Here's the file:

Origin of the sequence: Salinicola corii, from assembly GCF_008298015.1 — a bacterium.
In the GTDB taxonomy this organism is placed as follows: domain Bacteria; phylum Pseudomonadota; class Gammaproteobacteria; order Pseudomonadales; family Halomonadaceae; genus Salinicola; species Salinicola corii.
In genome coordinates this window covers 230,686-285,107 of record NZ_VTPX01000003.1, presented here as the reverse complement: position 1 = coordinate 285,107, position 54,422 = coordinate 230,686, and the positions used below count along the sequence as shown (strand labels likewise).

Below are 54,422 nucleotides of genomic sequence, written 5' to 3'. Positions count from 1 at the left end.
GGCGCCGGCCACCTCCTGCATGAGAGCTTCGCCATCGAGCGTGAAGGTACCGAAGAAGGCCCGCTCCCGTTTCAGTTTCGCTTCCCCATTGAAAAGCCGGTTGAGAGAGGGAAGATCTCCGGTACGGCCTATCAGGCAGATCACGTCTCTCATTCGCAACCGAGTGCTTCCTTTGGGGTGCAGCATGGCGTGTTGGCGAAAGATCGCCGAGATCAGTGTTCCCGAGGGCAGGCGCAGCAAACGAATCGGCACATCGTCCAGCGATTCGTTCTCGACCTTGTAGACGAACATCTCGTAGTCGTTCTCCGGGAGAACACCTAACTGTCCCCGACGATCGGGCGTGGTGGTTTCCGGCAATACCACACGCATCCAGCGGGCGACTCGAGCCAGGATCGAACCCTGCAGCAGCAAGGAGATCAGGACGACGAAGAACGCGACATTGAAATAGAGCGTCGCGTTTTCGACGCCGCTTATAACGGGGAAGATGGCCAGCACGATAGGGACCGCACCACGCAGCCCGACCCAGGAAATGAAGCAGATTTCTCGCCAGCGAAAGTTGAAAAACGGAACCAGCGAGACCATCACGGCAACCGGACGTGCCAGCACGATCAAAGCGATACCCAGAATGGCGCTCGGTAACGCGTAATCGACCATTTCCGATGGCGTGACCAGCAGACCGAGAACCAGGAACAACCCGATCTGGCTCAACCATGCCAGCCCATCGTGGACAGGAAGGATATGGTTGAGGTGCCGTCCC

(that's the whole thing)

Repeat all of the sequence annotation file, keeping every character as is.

Origin of the sequence: Salinicola corii, from assembly GCF_008298015.1 — a bacterium.
In the GTDB taxonomy this organism is placed as follows: domain Bacteria; phylum Pseudomonadota; class Gammaproteobacteria; order Pseudomonadales; family Halomonadaceae; genus Salinicola; species Salinicola corii.
In genome coordinates this window covers 230,686-285,107 of record NZ_VTPX01000003.1, presented here as the reverse complement: position 1 = coordinate 285,107, position 54,422 = coordinate 230,686, and the positions used below count along the sequence as shown (strand labels likewise).

Below are 54,422 nucleotides of genomic sequence, written 5' to 3'. Positions count from 1 at the left end.
GGCGCCGGCCACCTCCTGCATGAGAGCTTCGCCATCGAGCGTGAAGGTACCGAAGAAGGCCCGCTCCCGTTTCAGTTTCGCTTCCCCATTGAAAAGCCGGTTGAGAGAGGGAAGATCTCCGGTACGGCCTATCAGGCAGATCACGTCTCTCATTCGCAACCGAGTGCTTCCTTTGGGGTGCAGCATGGCGTGTTGGCGAAAGATCGCCGAGATCAGTGTTCCCGAGGGCAGGCGCAGCAAACGAATCGGCACATCGTCCAGCGATTCGTTCTCGACCTTGTAGACGAACATCTCGTAGTCGTTCTCCGGGAGAACACCTAACTGTCCCCGACGATCGGGCGTGGTGGTTTCCGGCAATACCACACGCATCCAGCGGGCGACTCGAGCCAGGATCGAACCCTGCAGCAGCAAGGAGATCAGGACGACGAAGAACGCGACATTGAAATAGAGCGTCGCGTTTTCGACGCCGCTTATAACGGGGAAGATGGCCAGCACGATAGGGACCGCACCACGCAGCCCGACCCAGGAAATGAAGCAGATTTCTCGCCAGCGAAAGTTGAAAAACGGAACCAGCGAGACCATCACGGCAACCGGACGTGCCAGCACGATCAAAGCGATACCCAGAATGGCGCTCGGTAACGCGTAATCGACCATTTCCGATGGCGTGACCAGCAGACCGAGAACCAGGAACAACCCGATCTGGCTCAACCATGCCAGCCCATCGTGGACAGGAAGGATATGGTTGAGGTGCCGTCCC